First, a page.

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UK inflation unexpectedly drops to 6.7%

UK inflation eased up slightly in August, potentially easing pressure on the Bank of England to raise interest rates.

After a long and well-documented cost of living crisis, Brits will be happy to see that inflation slightly eased up in August. 

The Consumer Prices Index (CPI), which tracks the annual price changes of goods and services, fell to 6.7% in August, beating economist predictions of 7.1%. It’s also a notch down from July, which saw a CPI of 6.8%.

The core CPI, which excludes food, alcohol, energy and tobacco, eased up even further from 6.9% in July to 6.2% in August. 

While the lower-than-expected number will be welcomed by consumers, the UK economy isn’t in the clear just yet. A healthy rate of inflation is 2%, meaning the economy is still well off-target.

Today’s numbers mean that inflation is still soaring – it’s just increasing slightly slower than expected. 

The figures however may relieve the pressure on the Bank of England to raise interest rates, potentially bolstering the economy. 

UK inflation is still the highest in the G7 area, provoking criticism from the Shadow government.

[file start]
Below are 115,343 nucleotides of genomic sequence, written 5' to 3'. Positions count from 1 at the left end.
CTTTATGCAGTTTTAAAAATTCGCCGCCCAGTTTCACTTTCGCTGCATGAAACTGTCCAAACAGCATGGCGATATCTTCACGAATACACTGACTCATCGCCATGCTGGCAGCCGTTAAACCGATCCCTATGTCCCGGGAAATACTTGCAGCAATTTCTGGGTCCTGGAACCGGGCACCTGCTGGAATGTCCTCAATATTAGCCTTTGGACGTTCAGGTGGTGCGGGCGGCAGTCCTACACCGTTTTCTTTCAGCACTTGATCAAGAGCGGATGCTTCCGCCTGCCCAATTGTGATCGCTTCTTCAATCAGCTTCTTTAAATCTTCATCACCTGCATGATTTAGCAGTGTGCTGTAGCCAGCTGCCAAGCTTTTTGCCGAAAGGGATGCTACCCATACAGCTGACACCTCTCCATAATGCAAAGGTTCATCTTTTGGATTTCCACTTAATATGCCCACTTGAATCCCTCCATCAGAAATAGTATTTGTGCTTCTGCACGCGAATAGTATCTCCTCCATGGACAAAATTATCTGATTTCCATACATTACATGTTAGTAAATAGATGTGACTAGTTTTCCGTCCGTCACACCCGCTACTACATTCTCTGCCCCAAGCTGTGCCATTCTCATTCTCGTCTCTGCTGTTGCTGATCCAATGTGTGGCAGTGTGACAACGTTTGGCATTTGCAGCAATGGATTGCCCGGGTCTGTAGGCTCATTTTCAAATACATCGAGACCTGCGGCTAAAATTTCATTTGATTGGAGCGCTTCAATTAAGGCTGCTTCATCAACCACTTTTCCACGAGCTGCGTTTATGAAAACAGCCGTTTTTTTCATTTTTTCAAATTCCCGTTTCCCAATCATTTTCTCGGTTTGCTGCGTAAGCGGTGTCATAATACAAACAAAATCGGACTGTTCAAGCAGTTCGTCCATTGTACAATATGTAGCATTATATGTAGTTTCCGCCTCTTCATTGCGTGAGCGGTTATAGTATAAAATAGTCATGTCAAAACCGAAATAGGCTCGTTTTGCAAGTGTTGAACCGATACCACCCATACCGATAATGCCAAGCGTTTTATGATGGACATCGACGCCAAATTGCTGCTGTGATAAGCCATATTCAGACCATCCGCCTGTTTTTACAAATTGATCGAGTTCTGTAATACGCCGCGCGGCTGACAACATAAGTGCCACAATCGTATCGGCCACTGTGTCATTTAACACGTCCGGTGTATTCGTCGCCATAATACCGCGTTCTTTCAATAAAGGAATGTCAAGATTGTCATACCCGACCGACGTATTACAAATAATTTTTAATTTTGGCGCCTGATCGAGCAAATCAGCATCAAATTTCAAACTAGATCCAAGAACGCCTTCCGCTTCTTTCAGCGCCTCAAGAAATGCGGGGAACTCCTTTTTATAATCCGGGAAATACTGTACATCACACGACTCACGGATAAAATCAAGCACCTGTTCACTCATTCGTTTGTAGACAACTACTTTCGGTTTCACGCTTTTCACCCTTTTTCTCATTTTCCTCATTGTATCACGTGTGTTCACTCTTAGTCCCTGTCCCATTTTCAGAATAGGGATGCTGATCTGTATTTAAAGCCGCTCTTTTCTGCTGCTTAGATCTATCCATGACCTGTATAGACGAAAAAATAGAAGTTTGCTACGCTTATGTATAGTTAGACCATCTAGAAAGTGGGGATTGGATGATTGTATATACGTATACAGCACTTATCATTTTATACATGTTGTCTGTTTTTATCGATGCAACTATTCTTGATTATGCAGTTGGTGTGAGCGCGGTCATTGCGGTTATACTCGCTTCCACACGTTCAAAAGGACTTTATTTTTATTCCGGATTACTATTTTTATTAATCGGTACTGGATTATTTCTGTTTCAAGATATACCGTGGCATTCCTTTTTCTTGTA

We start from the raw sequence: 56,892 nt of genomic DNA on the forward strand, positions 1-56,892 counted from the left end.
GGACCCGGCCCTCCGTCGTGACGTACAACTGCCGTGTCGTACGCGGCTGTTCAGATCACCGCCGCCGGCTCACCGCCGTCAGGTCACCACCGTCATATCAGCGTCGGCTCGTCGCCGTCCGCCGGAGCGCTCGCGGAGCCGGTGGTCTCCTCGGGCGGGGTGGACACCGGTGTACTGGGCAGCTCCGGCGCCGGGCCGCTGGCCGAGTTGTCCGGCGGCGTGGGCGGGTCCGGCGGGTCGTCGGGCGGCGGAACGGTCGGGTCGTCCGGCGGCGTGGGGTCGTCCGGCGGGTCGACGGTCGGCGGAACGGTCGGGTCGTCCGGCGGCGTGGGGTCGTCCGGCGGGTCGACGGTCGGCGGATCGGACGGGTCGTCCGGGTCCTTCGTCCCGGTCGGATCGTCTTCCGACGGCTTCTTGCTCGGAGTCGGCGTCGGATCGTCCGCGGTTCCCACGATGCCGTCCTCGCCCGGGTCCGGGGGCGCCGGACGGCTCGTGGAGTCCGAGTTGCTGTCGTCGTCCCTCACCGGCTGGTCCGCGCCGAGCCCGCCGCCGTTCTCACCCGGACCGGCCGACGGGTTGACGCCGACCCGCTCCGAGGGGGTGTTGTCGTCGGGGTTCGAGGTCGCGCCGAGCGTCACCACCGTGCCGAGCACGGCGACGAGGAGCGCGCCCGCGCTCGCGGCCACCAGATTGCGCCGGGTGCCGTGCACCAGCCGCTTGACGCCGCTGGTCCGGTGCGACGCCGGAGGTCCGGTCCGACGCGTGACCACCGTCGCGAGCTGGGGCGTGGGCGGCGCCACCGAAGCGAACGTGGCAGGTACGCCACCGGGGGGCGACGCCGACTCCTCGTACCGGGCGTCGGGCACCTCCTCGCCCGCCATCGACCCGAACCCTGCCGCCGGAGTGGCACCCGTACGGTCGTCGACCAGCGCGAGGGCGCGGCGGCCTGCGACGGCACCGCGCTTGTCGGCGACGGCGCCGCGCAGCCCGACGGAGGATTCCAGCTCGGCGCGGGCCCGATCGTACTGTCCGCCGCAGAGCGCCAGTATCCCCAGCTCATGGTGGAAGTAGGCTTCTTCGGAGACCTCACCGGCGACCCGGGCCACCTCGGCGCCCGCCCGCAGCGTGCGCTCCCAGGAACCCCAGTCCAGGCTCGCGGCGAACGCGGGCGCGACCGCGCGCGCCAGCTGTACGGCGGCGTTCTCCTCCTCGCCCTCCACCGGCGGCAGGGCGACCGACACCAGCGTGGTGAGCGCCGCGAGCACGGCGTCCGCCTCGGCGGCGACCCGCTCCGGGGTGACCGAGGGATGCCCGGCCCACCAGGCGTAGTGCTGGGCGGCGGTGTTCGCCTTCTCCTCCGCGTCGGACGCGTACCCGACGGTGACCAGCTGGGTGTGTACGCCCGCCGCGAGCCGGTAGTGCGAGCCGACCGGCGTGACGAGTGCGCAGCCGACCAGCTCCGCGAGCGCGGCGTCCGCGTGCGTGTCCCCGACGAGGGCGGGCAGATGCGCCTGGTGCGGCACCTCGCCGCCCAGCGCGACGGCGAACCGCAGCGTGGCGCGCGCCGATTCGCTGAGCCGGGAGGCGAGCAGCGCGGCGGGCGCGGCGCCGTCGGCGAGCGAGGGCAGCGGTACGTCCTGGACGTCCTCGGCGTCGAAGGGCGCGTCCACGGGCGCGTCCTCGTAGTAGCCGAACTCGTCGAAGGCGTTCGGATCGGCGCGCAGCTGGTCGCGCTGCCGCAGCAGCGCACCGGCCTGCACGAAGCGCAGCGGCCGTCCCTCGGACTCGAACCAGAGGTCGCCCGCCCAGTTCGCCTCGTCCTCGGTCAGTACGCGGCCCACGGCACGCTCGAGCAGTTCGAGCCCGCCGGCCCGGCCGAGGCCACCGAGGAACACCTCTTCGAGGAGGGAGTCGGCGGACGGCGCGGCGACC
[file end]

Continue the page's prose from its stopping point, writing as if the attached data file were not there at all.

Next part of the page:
Chancellor Jeremy Hunt however expressed optimism.

In a statement, he said, “Today’s news shows the plan to deal with inflation is working – plain and simple. But it is still too high which is why it is all the more important to stick to our plan to halve it so we can ease the pressure on families and businesses.”

“It is also the only path to sustainably higher growth,” he added.

Interest rates are “at or near” peak, says the Resolution Foundation

James Smith, research director at the Resolution Foundation, told the Guardian that the numbers reflect “inflation karma”, following months of disappointing data.

“After months of disappointing data, the Bank of England has finally received some ‘inflation karma’ as price pressures eased considerably in August,” he said. 

“This will strengthen the case that the Bank’s fourteen consecutive interest rate rises are now showing clear signs of putting downward pressure on inflation, and that its rate-rising cycle will soon end.”

However, Smith added that Britain’s wider cost of living “crunch” is likely to continue well into 2024.

Economist Sushil Wadhwani expressed a similar sentiment on Radio 4’s Today programme, stating that the BoE is “less likely” to need to raise interest rates tomorrow.

“The Bank last time told us that there were three things that they were looking at,” he said. “They were looking at whether the labour market was loosening. They were looking at what would happen to services inflation, and they would look at wages.”

“Now two out of those three things have gone favourably in the sense that the labour market has loosened more than they thought, services today came in below their forecast.”

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